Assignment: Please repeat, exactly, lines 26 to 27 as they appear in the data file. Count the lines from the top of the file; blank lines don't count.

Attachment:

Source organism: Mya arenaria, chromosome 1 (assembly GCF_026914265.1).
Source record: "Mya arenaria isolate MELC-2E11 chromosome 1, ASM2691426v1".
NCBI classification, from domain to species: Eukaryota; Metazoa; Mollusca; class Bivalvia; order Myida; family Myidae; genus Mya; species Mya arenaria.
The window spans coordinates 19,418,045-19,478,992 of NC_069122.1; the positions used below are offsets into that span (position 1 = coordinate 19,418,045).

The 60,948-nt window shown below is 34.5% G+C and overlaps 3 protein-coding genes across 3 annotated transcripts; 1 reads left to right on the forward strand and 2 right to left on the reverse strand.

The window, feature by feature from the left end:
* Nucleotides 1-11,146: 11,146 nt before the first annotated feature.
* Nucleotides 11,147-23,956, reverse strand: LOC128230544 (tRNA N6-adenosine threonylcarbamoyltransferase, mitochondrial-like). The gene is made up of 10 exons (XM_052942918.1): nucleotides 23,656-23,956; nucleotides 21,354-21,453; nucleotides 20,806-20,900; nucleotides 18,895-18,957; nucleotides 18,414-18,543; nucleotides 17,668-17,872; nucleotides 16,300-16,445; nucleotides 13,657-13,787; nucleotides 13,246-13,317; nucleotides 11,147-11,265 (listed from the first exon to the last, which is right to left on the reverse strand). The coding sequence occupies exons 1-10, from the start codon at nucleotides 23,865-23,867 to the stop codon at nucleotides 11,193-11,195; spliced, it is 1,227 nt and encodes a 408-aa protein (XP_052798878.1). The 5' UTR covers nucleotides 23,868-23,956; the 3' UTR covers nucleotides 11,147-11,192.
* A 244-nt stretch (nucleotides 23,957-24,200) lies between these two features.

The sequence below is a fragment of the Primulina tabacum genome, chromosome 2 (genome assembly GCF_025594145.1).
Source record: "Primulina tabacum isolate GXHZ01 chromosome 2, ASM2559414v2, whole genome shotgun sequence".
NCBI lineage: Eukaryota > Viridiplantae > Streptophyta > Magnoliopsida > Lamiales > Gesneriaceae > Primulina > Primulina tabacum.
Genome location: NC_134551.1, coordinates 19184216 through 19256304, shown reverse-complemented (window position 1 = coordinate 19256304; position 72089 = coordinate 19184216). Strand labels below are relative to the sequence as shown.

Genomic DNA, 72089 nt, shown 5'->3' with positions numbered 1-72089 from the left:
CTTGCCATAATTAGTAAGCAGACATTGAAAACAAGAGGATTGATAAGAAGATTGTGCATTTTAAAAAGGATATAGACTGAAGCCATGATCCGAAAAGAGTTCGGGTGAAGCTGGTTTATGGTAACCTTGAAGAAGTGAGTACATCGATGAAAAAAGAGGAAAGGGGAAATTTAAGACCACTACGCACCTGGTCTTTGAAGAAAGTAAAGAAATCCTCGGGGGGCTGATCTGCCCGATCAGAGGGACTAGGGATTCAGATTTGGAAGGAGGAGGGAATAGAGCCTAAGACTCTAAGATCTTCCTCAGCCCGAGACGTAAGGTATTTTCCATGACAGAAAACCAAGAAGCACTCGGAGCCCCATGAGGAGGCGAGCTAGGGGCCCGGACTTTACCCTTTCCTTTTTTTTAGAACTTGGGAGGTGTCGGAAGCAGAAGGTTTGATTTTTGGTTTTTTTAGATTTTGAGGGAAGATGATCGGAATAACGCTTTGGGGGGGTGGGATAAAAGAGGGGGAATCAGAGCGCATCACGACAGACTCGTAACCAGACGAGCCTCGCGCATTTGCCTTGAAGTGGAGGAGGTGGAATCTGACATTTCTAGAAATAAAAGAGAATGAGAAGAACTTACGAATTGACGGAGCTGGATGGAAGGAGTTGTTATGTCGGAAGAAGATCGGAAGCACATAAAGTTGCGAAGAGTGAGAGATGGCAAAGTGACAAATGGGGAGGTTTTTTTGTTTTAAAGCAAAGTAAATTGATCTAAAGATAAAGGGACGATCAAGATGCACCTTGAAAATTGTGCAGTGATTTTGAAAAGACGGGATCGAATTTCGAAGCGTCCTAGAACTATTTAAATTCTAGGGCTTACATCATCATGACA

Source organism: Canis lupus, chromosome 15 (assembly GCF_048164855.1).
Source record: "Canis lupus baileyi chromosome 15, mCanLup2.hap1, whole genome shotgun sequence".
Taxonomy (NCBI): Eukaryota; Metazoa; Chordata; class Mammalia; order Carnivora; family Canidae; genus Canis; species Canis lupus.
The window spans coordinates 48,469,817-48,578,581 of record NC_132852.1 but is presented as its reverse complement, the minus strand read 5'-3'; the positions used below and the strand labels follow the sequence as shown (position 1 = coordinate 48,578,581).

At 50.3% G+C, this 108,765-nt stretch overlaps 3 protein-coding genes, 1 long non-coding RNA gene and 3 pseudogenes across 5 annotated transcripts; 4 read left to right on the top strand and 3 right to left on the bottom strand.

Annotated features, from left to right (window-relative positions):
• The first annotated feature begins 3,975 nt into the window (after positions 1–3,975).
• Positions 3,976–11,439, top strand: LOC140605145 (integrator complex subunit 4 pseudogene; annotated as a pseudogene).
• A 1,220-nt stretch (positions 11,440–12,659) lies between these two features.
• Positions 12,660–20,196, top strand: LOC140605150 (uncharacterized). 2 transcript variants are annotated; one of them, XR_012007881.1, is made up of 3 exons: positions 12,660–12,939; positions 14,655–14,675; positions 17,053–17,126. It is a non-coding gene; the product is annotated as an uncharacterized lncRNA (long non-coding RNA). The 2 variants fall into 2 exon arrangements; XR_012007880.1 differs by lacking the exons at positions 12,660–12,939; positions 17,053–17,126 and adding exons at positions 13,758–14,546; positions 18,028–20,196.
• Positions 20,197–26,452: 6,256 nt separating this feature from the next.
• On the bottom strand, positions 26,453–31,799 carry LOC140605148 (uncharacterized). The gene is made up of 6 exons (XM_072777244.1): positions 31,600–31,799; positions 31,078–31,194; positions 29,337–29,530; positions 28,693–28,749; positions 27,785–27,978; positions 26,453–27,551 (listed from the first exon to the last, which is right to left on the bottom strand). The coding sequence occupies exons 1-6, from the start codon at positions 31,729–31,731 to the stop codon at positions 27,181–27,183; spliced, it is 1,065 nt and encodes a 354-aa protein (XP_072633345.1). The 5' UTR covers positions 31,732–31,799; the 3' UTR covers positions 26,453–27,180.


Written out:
• Positions 20,197–26,452: 6,256 nt separating this feature from the next.
• On the bottom strand, positions 26,453–31,799 carry LOC140605148 (uncharacterized). The gene is made up of 6 exons (XM_072777244.1): positions 31,600–31,799; positions 31,078–31,194; positions 29,337–29,530; positions 28,693–28,749; positions 27,785–27,978; positions 26,453–27,551 (listed from the first exon to the last, which is right to left on the bottom strand). The coding sequence occupies exons 1-6, from the start codon at positions 31,729–31,731 to the stop codon at positions 27,181–27,183; spliced, it is 1,065 nt and encodes a 354-aa protein (XP_072633345.1). The 5' UTR covers positions 31,732–31,799; the 3' UTR covers positions 26,453–27,180.